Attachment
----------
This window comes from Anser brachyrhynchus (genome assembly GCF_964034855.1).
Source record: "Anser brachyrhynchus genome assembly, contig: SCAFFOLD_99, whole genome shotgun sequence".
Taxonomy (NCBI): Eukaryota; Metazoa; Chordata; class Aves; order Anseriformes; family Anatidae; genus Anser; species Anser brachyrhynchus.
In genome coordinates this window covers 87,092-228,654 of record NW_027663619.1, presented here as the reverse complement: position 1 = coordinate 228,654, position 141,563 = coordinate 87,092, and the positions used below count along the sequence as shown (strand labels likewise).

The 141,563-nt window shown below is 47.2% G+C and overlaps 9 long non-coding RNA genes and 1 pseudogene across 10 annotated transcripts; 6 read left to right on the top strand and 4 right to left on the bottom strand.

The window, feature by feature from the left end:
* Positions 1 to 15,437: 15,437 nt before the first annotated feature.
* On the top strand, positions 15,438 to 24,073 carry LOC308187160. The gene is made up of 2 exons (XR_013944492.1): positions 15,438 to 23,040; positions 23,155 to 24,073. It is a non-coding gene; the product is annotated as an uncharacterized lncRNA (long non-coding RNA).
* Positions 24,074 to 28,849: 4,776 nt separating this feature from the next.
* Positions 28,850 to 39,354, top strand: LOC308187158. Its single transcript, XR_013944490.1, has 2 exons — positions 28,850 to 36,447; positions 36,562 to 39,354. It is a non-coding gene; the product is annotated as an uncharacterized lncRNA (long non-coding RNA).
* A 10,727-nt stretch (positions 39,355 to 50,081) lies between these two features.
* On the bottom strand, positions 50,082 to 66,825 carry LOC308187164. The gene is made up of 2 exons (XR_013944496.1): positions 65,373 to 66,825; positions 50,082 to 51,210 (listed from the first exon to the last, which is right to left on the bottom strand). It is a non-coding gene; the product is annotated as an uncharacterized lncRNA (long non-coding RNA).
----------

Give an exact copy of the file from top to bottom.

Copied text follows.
This window comes from Anser brachyrhynchus (genome assembly GCF_964034855.1).
Source record: "Anser brachyrhynchus genome assembly, contig: SCAFFOLD_99, whole genome shotgun sequence".
Taxonomy (NCBI): Eukaryota; Metazoa; Chordata; class Aves; order Anseriformes; family Anatidae; genus Anser; species Anser brachyrhynchus.
In genome coordinates this window covers 87,092-228,654 of record NW_027663619.1, presented here as the reverse complement: position 1 = coordinate 228,654, position 141,563 = coordinate 87,092, and the positions used below count along the sequence as shown (strand labels likewise).

The 141,563-nt window shown below is 47.2% G+C and overlaps 9 long non-coding RNA genes and 1 pseudogene across 10 annotated transcripts; 6 read left to right on the top strand and 4 right to left on the bottom strand.

The window, feature by feature from the left end:
* Positions 1 to 15,437: 15,437 nt before the first annotated feature.
* On the top strand, positions 15,438 to 24,073 carry LOC308187160. The gene is made up of 2 exons (XR_013944492.1): positions 15,438 to 23,040; positions 23,155 to 24,073. It is a non-coding gene; the product is annotated as an uncharacterized lncRNA (long non-coding RNA).
* Positions 24,074 to 28,849: 4,776 nt separating this feature from the next.
* Positions 28,850 to 39,354, top strand: LOC308187158. Its single transcript, XR_013944490.1, has 2 exons — positions 28,850 to 36,447; positions 36,562 to 39,354. It is a non-coding gene; the product is annotated as an uncharacterized lncRNA (long non-coding RNA).
* A 10,727-nt stretch (positions 39,355 to 50,081) lies between these two features.
* On the bottom strand, positions 50,082 to 66,825 carry LOC308187164. The gene is made up of 2 exons (XR_013944496.1): positions 65,373 to 66,825; positions 50,082 to 51,210 (listed from the first exon to the last, which is right to left on the bottom strand). It is a non-coding gene; the product is annotated as an uncharacterized lncRNA (long non-coding RNA).